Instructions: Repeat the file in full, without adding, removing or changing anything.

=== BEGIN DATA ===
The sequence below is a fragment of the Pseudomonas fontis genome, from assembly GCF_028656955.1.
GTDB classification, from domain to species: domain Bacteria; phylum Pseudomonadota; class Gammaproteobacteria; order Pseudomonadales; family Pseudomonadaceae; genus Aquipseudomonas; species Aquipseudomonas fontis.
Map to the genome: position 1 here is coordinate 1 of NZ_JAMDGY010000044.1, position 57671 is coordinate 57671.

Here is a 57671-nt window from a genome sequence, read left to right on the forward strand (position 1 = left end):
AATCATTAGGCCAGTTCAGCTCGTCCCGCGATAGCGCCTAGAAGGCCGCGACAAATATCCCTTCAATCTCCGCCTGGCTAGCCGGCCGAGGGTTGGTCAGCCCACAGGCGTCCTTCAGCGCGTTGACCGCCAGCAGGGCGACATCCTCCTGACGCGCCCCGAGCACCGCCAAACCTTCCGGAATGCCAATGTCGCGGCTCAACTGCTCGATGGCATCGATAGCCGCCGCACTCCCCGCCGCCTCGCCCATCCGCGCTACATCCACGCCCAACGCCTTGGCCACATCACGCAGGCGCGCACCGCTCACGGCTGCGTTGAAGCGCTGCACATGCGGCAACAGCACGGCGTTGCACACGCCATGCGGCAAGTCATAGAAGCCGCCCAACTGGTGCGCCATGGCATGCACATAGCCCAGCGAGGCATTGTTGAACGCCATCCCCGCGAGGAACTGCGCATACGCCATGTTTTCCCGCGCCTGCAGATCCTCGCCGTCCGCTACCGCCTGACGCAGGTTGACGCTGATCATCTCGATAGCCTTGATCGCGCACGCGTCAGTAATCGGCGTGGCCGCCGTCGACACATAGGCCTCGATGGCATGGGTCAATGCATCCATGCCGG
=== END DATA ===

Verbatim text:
The sequence below is a fragment of the Pseudomonas fontis genome, from assembly GCF_028656955.1.
GTDB classification, from domain to species: domain Bacteria; phylum Pseudomonadota; class Gammaproteobacteria; order Pseudomonadales; family Pseudomonadaceae; genus Aquipseudomonas; species Aquipseudomonas fontis.
Map to the genome: position 1 here is coordinate 1 of NZ_JAMDGY010000044.1, position 57671 is coordinate 57671.

Here is a 57671-nt window from a genome sequence, read left to right on the forward strand (position 1 = left end):
AATCATTAGGCCAGTTCAGCTCGTCCCGCGATAGCGCCTAGAAGGCCGCGACAAATATCCCTTCAATCTCCGCCTGGCTAGCCGGCCGAGGGTTGGTCAGCCCACAGGCGTCCTTCAGCGCGTTGACCGCCAGCAGGGCGACATCCTCCTGACGCGCCCCGAGCACCGCCAAACCTTCCGGAATGCCAATGTCGCGGCTCAACTGCTCGATGGCATCGATAGCCGCCGCACTCCCCGCCGCCTCGCCCATCCGCGCTACATCCACGCCCAACGCCTTGGCCACATCACGCAGGCGCGCACCGCTCACGGCTGCGTTGAAGCGCTGCACATGCGGCAACAGCACGGCGTTGCACACGCCATGCGGCAAGTCATAGAAGCCGCCCAACTGGTGCGCCATGGCATGCACATAGCCCAGCGAGGCATTGTTGAACGCCATCCCCGCGAGGAACTGCGCATACGCCATGTTTTCCCGCGCCTGCAGATCCTCGCCGTCCGCTACCGCCTGACGCAGGTTGACGCTGATCATCTCGATAGCCTTGATCGCGCACGCGTCAGTAATCGGCGTGGCCGCCGTCGACACATAGGCCTCGATGGCATGGGTCAATGCATCCATGCCGG